When I published my first non-fiction books about education, many years ago, we sold through old-fashioned mail order, and directly to clients when I was working with them. Then I started writing fiction, and set up a website where customers could buy my novels as well as the non-fiction books, using Paypal. I thought we would sell more that way than any other, but that has proved to be quite mistaken. The majority of my paperback novel sales have been through retailers around Cumbria, to local people and to some of the millions of visitors to the Lake District every year who enjoy – as I do – reading about where they are. Ebook sales have been quite good, but again seasonal, with the winter time being slower than the summer, reflecting the number of people who are visiting and seeing my books on sale. We sell through Amazon, and through other bookshops that use distributors such as Neilsen, but not many compared to the actual bookshop sales.

Looking ahead, my hope is to reach more readers, within and beyond the Cumbria region, and that the larger bookshop chains will then be encouraged to stock the books. I need to publicise more, and that’s a goal for when the full trilogy is finished and out there, by early summer 2014. The publication of Part 2, Forgiven, boosted the sales of Part 1, A Good Liar, and the third one ‘Fallout’ could have the same effect. I hope so. But setting up this new WordPress blog has prompted me to consider whether I want to sell books through this website. I think not. To do so would mean an upgrade to allow me to use the site commercially, and is it worth it for the proportion of sales that have come via that route? Instead, I think I’ll use this site to blog about the writing process, use the written word to clarify my own thinking, and engage with other writers and readers too.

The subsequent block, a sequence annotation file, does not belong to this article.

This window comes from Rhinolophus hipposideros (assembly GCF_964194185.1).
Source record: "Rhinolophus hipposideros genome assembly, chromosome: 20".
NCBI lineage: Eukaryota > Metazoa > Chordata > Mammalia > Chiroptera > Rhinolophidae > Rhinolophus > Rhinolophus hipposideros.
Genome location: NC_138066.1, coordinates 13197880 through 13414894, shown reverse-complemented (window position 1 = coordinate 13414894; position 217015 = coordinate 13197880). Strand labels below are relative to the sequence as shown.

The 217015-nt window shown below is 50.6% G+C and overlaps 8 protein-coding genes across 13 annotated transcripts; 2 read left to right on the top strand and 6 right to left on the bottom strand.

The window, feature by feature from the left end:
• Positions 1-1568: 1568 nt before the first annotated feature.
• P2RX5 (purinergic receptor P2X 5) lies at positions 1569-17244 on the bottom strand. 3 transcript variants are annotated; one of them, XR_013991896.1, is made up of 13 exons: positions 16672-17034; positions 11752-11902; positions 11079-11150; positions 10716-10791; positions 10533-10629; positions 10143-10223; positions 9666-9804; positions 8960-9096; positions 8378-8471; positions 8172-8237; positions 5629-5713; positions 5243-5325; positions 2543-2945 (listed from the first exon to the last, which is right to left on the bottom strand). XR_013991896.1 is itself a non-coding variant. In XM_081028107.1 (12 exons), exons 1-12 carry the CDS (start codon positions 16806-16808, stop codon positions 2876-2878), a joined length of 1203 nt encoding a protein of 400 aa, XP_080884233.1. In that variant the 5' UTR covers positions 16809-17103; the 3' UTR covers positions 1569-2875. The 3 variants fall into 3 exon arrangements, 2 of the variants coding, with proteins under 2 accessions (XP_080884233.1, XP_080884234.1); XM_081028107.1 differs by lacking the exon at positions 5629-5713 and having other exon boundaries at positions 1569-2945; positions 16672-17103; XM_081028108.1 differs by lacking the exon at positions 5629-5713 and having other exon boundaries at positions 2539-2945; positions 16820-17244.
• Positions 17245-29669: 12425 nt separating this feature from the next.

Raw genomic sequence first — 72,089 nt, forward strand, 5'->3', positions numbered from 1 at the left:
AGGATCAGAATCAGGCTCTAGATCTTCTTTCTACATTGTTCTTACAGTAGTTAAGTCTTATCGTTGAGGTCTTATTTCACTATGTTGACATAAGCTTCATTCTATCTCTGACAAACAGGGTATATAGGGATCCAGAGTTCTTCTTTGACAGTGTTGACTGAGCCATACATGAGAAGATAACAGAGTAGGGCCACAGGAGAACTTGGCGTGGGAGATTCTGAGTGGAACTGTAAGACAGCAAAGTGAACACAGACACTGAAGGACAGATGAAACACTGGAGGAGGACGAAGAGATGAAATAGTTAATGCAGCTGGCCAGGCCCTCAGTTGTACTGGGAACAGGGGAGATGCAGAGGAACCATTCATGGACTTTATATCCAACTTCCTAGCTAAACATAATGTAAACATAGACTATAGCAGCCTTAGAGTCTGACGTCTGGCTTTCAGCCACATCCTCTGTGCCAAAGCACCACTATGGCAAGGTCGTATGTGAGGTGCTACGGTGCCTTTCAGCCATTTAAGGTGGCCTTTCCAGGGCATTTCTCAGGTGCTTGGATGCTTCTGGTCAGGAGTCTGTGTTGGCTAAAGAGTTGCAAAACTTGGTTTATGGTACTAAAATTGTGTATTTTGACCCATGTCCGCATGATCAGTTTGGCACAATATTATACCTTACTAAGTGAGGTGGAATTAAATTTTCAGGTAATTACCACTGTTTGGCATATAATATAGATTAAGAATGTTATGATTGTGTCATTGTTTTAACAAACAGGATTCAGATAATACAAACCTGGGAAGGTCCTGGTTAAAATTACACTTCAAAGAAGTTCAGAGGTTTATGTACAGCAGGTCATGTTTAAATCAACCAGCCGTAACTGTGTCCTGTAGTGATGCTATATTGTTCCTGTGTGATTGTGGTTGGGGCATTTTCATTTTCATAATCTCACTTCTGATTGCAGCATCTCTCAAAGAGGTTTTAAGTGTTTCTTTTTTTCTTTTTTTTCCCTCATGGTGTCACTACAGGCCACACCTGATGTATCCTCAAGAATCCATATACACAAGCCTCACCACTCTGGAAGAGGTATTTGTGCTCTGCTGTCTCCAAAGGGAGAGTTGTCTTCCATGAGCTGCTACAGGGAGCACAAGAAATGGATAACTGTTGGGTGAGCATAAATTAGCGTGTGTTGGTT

If people want to buy my books, they have various opportunities to do so, in both paperback and ebook form. Sales will not be spectacular, but there’s no sell-by date on historical fiction and sales should be steady year by year. Already we’re re-printing ‘A Good Liar’ as stocks of the first 1500 print run are almost finished. Word of mouth and a little local publicity seem to be working. Now if I could just persuade people to buy the books rather than lend their own copy to every friend and relation who wants to read it, that would be good!